General Ludd: Shine A Light On… Mix
General Ludd are a Glaswegian duo who have returned from the furthest reaches of the cosmic sprawl with heads full of "trippy rhythms and musical chaos." They've channeled this interstellar energy into making the Rare Earth Metal EP on Ten Thousand Yen set of clanking machine music made for kinky factories, and you need it in your life. Seeing as we loved the EP so much, we thought we'd ask the lads to put us a mix reflecting on the "link between man and machine", and they gave us this blast of fractured AI dreaming – a set made of remarkable techno moving inexorably forwards to a new dawn…
Who is General Ludd?
He's the mythical hero of a group of artisans at the end of the 18th century in northern England. He became a leader of striking workers who were facing technological unemployment at the beginning of the 19th century. So, General Ludd isn't really anybody. I guess part of the reason for using the name is to get people to look up for themselves the history of the UKs radical tradition.
Why are you making the music that you do?
To dance, to get together, to get free.
Your new EP Rare Earth Metal has something industrial about it. Has that always been a sound in your music?
Not always, there's definitely a dialogue going on between the human and the machine.
What kind of process do you have to create your music?
We channel unconscious, visceral expression with electricity.
What kind of atmosphere do you try to create when you play a set?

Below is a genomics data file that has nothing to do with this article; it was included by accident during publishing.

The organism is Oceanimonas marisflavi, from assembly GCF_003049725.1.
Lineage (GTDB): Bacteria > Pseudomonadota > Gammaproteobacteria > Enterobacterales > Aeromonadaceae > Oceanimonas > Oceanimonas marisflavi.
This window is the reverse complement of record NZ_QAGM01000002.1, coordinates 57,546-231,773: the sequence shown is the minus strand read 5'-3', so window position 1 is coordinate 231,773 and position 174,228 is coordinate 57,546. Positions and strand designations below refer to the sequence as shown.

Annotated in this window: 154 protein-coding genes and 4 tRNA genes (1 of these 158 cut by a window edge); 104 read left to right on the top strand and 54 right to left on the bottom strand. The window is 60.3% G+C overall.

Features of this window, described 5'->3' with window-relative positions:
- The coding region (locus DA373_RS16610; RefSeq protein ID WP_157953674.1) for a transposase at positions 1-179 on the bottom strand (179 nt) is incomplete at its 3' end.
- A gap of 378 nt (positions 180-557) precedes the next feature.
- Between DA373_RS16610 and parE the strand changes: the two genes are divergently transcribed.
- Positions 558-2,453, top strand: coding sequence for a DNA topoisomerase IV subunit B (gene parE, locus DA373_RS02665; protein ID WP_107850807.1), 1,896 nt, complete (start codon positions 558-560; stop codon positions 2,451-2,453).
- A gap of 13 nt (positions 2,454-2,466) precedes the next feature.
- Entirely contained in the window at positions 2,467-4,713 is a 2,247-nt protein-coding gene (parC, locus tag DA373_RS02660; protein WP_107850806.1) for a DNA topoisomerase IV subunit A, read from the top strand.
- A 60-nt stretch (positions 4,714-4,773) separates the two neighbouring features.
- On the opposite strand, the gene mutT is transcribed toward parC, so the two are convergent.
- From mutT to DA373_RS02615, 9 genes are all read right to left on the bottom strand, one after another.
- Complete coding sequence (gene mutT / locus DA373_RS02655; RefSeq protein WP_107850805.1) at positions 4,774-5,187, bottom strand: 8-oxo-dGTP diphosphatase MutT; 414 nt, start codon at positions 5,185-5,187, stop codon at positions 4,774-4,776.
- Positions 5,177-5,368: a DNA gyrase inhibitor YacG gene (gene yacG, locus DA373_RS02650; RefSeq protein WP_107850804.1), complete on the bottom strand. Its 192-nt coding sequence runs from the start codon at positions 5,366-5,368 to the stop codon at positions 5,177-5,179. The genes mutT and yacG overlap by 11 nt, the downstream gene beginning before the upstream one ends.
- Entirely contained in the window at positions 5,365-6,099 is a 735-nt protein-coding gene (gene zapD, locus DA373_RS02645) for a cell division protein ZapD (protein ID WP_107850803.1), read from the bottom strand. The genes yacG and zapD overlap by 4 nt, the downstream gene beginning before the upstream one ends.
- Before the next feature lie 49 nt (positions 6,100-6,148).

Tom – It really depends on the context, all the old cliches of journeys and immersion. To facilitate a sense of being out of time, out of control.
Rich – I'm always trying to present music that I love in a way that I'd want to dance to with my friends.
Who is your average audience member?
Bass or a hand clap?
Both at the same time.
How do you use space as an instrument in your music successfully? Is there a key?
The key is in-between the notes.
What do you do on a day off?
There are no days off in a Post-Fordist World.
Onto the mix…
Where was the mix recorded?
At home in the studio, where we make most of our stuff.
What would be the ideal setting to listen to the mix?
Anywhere with the eyes closed. Loud.
What was your first DJ set up at home and what is it now?
Turntables and a 2 track mixer -> turntables and a 6 track mixer.
What were the first and last records you bought?
First record was Big Loada by Squarepusher and the last record was another copy of Do It Any Way You Wanna by People's Choice.
If this mix was an edible thing, what would it taste like?
Upcoming in the world of General Ludd?
More records, more parties.